Nobody could describe the Intruder as a pretty aircraft with its side by side seating for the crew and tapering fuselage it looked like a big tadpole, but it could be counted on to deliver its payload in bad weather or at night, the daytime clear weather close air support mission being better left to the venerable A1 Skyraider.

       The Intruder carried no internal armament, but it did have 5 external pylons capable of carrying 18,000 lbs. of stores. Maximum bomb load was six 500 Lb. bombs on each pylon. The pylons were all plumbed so that they could carry fuel tanks. The A-6 would eventually see a career carrying combinations of Mk-82 and MK-84 iron bombs, Cluster Bombs, AGM-65 Maverick air-to-ground missiles, AGM-130 Harpoon anti-ship missiles, AGM-88 HARM anti-radiation / anti-radar missiles, AIM-7 Sparrow air-to-air missiles, GBU-12 Paveway II and GBU-27 Paveway III laser-guided bombs and was capable of carrying a nuclear weapon.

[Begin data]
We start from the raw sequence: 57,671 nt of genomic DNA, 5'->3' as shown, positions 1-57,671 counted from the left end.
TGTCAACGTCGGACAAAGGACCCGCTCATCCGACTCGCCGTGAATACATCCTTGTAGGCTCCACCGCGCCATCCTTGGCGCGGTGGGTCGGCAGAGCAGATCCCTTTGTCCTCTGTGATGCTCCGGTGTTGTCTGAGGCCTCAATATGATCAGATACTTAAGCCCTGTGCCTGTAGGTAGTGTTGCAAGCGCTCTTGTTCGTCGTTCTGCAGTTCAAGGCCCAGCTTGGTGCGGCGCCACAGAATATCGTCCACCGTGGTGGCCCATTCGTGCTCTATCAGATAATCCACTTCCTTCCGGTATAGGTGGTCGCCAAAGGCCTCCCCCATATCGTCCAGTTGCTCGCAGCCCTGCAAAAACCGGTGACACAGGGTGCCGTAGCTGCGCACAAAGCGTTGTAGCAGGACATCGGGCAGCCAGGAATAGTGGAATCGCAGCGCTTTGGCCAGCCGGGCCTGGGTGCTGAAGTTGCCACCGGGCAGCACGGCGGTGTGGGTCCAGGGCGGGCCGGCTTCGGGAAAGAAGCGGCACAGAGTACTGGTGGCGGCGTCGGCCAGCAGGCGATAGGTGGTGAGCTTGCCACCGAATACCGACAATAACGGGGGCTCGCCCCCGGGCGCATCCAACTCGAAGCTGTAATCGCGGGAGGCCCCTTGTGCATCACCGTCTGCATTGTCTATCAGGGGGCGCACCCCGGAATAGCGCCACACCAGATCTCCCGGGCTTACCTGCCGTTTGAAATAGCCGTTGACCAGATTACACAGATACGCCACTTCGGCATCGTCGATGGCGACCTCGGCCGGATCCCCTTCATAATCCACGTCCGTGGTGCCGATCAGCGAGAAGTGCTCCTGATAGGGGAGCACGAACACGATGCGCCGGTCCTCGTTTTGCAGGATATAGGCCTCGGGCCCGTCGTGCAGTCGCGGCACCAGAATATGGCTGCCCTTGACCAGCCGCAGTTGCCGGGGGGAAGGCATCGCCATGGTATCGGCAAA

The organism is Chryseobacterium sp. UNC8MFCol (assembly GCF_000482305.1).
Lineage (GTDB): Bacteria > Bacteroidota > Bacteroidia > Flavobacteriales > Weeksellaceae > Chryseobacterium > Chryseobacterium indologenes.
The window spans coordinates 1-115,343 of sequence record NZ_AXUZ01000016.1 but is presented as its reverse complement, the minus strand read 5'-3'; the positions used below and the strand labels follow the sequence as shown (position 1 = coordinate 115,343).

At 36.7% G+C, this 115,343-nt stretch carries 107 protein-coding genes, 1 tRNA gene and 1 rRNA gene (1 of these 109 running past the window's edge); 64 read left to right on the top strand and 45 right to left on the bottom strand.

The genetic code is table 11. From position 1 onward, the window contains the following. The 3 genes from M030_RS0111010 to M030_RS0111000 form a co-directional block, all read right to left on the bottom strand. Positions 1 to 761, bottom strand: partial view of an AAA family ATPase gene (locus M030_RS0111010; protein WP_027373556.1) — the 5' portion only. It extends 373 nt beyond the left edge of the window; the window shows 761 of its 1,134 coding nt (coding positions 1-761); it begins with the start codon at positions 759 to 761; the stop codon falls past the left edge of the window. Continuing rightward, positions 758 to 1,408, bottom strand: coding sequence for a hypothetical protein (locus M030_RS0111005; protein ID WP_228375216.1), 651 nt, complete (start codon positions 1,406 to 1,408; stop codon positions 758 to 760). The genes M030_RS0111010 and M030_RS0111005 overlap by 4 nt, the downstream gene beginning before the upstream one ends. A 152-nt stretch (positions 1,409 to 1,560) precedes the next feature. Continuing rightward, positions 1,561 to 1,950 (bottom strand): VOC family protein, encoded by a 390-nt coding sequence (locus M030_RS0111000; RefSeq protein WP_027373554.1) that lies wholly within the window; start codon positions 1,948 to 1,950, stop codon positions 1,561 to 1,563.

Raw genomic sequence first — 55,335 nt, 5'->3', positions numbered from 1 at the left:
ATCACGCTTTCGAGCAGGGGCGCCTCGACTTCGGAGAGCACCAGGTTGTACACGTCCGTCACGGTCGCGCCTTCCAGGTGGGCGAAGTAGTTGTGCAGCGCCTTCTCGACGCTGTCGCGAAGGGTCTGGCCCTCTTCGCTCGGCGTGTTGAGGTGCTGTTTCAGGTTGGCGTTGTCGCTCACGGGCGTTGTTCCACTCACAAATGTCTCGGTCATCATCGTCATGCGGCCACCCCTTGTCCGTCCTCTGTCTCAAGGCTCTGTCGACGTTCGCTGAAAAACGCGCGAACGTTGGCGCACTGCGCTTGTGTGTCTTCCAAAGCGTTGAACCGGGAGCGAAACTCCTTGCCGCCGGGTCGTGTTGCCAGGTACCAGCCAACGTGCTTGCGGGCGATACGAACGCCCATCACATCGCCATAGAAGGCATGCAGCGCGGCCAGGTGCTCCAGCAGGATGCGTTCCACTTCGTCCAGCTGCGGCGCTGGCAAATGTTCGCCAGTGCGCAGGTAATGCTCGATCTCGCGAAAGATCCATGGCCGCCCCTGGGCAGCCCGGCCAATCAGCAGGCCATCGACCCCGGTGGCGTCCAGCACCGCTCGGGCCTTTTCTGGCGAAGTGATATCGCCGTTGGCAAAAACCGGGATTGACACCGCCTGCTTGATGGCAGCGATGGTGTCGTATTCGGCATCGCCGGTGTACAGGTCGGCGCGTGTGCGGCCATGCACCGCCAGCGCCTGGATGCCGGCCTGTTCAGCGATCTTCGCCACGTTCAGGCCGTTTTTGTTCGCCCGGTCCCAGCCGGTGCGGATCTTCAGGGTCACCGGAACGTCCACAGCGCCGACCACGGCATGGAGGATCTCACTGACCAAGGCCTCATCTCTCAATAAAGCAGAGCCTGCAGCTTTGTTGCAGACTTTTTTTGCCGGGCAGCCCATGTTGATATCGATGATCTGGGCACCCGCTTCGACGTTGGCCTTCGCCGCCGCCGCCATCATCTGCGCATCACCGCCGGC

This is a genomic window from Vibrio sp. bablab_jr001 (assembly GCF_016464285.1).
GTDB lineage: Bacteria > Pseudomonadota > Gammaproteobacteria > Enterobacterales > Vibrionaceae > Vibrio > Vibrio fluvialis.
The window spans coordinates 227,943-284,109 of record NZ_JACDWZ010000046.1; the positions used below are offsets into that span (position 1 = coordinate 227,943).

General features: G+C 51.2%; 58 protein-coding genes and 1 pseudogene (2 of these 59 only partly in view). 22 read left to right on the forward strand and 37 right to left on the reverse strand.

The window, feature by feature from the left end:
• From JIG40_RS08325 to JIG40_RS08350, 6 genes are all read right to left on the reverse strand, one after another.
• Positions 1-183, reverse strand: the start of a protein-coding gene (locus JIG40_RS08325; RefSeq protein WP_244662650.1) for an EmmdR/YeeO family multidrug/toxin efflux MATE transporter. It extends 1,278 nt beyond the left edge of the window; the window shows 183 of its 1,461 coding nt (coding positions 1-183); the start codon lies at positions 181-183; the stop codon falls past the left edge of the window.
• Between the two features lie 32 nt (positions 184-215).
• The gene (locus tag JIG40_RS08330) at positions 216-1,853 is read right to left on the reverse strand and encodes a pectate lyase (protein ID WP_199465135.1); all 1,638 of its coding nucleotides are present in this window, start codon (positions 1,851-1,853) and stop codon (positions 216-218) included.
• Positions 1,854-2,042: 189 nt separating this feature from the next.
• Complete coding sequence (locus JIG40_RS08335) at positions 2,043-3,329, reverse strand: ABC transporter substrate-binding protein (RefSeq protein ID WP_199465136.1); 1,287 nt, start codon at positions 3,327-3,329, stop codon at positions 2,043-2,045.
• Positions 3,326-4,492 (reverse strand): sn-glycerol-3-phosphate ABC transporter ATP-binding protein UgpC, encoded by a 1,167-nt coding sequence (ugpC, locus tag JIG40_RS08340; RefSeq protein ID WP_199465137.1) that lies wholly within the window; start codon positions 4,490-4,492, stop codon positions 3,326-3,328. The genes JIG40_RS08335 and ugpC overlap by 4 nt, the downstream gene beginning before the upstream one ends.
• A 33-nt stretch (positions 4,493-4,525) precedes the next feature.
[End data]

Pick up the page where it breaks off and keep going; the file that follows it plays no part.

In January of 2019 the Granite State Modelers were contacted by veteran of the Vietnam War who had been stationed at Marine Corps Air Base (MCAB) Nam Phong AKA “The Rose Garden” . Originally constructed as Royal Thai Air Base Nam Phong in 1966-1967 it was taken over in 1972 as a base of operations for the 1st Marine Air Wing of Marine Air Group 15. Accommodations and facilities were pretty bare bones and newly arriving personnel to the base were quoted a lyric from a popular song of the day “we never promised you a rose garden”, a nickname for the base was thus formed. The request was to have a 1/48 scale model of the Grumman A6 Intruder built as it would have appeared while based at the Rose Garden. He would provide a Hobby Boss A6 Intruder and supply a decal set 48-001 from AOA Decals entitled “Intruders From the Beach – USMC A-6A Intruders In the Vietnam War”. The decal set includes markings for VMA(AW)-225 Vikings at DaNang 1969-71, VMA(AW)-242 Batmen at DaNang 1966-70 and VMA(AW)-533 Hawks based at Chu Lai 1967-69 and Nam Phong 1972-73. Also provided were several photographs of Intruders at Nam Phong. It was requested that the model be marked as an aircraft in one of the photos. This was easy to accomplish because the decal set provides all the necessary markings for every aircraft in every squadron listed. BuAer # 155706 was chosen as the subject of this build. This decal sheet is so involved that there are two options for 155706, I chose option 533-17A ED-4(155706)-1972. The decal sheet even tells how to convert Hobby Boss Kit #81709 A6E Intruder into an A-6A. Also requested was that the underwing stores include 18 Mk. 82 500 Lb. bombs, 6 each on the centerline and outer pylons and fuel tanks on the inner pylons, that the wings be folded and that the boarding ladders be in the down position and that the flaps, slats and air brakes all be closed.